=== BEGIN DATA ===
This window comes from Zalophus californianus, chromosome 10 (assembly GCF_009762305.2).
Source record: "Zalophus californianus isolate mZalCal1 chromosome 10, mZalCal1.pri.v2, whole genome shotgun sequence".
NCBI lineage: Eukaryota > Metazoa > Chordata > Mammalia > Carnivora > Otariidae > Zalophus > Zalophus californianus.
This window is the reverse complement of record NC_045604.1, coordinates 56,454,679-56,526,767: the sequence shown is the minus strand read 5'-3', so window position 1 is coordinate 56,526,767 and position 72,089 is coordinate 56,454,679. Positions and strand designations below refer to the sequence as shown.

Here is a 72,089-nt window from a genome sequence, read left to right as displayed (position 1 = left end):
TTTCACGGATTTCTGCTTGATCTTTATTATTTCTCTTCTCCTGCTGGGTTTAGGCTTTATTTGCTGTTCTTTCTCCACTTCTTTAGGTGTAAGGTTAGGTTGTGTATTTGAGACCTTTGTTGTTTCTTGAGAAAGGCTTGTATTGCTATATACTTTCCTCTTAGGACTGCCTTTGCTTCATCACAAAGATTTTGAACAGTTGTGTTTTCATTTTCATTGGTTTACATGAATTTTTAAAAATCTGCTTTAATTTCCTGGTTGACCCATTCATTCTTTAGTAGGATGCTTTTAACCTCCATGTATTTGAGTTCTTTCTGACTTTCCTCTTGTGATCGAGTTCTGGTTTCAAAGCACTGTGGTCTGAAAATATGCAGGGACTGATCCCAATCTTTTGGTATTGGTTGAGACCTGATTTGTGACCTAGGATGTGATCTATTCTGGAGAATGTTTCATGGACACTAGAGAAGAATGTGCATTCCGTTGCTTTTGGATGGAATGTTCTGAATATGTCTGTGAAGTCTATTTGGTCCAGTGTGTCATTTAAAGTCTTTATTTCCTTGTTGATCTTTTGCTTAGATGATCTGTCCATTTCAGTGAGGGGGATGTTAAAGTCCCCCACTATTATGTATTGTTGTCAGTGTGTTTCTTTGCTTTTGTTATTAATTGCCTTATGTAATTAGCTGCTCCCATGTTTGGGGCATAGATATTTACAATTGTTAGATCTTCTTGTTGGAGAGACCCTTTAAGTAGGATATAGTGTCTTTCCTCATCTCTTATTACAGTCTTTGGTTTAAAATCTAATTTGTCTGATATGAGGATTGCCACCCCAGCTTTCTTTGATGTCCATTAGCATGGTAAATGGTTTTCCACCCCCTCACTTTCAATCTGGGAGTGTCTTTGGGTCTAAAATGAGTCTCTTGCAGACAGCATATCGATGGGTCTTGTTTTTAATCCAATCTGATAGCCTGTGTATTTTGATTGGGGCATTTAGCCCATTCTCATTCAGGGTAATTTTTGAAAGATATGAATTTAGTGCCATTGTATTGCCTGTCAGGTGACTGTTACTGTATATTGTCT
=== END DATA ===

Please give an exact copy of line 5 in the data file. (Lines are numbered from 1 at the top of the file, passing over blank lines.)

Here is a 72,089-nt window from a genome sequence, read left to right as displayed (position 1 = left end):